Adhesion-GPCRs show an interesting role in immune system regulation. Immune system is greatly affected and dysregulated in autism pathology [9]. It has been demonstrated that the epidermal growth factor (EGF)-TM7 adhesion-GPCR subfamily members are involved in controlling both the innate and acquired immune responses [10]. Moreover, the F4/80 protein, a specific member of this subclass of a-GPCRs, is able to activate the efferent CD8+ regulatory T cells responsible for peripheral immune tolerance [11]. F4/80 protein molecular structure is hybrid, consisting of two different domains: the EGF-like motif is located at the extracellular N-terminus, whereas the TM7 domain is located at the COOH terminus [12]. Interestingly, F4/80 protein is a macrophage-specific adhesion-GPCR and the identification of cellular signaling pathway could be helpful to elucidate the strong dysregulation of autistic macrophages. Indeed, in autism these macrophagic cells are addressed toward autoimmunity probably by local tissue microenvironment signaling [13].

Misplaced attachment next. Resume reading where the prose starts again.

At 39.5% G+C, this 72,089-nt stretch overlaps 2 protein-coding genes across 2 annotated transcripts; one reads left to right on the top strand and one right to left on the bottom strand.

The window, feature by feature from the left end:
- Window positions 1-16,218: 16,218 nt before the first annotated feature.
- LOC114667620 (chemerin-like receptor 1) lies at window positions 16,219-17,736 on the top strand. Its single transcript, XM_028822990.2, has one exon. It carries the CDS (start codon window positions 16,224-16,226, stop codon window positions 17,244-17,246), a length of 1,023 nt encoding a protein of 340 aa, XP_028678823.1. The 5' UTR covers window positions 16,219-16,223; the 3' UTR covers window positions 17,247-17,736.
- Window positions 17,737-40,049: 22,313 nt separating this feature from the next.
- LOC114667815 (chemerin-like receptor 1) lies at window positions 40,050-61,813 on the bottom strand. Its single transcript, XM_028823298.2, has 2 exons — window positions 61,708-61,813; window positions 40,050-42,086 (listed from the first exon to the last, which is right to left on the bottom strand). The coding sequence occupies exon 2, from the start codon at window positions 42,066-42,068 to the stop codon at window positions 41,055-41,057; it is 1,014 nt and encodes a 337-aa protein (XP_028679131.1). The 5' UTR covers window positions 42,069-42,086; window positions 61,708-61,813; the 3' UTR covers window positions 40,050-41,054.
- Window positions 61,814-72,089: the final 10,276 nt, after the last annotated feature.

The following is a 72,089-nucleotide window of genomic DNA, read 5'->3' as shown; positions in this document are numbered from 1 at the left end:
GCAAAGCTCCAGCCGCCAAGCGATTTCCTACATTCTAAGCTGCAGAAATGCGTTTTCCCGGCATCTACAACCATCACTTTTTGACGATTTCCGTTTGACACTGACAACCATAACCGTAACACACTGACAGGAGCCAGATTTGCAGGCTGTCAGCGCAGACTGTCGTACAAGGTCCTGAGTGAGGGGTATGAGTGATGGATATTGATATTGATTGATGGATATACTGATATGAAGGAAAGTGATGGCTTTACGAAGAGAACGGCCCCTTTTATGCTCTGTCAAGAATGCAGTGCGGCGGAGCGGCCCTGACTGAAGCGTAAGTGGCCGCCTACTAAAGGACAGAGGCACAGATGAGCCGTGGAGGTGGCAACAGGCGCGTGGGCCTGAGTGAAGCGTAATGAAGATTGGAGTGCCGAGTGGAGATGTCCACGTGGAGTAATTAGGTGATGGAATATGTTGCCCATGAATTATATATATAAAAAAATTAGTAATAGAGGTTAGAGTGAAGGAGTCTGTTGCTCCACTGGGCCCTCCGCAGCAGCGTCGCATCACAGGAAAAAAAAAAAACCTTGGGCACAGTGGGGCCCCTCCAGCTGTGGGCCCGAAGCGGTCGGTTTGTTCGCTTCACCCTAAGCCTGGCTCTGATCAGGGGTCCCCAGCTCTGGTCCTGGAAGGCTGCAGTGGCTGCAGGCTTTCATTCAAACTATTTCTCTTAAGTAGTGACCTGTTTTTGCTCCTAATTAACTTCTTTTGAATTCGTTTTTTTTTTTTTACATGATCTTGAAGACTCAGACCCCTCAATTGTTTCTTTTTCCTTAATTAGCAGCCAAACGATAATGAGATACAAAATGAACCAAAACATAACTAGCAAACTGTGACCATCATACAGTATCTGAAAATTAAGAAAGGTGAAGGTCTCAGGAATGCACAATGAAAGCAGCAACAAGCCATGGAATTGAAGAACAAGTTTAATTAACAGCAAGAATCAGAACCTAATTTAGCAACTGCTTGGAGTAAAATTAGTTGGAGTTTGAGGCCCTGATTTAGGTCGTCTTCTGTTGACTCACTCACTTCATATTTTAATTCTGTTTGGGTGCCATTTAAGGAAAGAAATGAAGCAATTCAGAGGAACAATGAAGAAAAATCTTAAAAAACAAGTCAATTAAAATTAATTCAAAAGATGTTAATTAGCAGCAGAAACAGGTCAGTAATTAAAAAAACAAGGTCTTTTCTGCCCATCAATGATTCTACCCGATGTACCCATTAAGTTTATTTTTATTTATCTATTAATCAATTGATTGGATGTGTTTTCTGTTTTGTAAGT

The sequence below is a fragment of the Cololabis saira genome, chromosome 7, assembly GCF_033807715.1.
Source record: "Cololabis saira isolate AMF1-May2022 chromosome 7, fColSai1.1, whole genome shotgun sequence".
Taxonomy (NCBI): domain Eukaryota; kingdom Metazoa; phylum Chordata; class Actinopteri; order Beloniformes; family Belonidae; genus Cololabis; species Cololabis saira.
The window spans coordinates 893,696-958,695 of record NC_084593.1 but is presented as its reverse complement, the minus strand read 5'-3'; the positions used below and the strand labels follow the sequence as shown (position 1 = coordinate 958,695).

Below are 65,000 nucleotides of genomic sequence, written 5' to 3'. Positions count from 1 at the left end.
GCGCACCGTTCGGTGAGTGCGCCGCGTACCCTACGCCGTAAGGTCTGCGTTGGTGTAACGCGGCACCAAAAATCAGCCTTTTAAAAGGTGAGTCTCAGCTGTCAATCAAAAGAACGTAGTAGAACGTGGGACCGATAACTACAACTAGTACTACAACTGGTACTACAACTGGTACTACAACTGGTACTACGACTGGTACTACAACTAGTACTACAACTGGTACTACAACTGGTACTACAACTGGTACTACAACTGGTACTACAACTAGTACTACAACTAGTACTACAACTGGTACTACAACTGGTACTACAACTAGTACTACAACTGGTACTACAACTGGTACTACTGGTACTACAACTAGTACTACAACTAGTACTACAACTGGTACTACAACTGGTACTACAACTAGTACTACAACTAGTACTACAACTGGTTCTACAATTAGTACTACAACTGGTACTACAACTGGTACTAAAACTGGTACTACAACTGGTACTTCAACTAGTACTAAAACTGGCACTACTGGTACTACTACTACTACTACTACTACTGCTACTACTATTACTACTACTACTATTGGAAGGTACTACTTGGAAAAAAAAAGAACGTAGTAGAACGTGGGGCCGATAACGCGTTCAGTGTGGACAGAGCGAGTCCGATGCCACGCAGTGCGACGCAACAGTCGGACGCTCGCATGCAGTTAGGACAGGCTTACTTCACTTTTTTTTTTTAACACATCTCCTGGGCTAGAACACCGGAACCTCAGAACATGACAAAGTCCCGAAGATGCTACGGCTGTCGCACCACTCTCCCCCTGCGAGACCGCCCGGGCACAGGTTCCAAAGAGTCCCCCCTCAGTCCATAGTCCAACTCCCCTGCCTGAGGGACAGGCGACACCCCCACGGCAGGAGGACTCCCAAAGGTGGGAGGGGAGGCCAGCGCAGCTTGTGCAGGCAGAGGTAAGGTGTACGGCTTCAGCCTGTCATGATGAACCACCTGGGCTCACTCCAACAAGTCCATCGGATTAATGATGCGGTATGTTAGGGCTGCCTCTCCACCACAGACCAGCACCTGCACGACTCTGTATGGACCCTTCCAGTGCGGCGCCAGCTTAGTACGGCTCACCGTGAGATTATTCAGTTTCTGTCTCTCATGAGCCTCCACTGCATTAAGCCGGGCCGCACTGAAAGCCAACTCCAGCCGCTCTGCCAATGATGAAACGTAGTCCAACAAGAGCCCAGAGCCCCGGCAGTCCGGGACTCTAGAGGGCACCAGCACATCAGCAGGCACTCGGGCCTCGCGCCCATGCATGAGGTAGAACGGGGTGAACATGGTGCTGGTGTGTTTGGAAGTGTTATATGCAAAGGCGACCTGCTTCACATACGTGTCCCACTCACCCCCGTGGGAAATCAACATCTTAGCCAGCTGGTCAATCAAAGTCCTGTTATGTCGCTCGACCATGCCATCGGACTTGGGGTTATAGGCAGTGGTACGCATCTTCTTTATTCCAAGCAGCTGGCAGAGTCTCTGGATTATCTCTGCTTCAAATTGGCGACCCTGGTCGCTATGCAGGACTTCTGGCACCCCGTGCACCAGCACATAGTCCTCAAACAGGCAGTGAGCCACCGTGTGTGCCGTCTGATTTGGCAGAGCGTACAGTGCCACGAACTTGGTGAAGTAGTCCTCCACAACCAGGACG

Brain-specific Angiogenesis Inhibitor (BAI) subfamily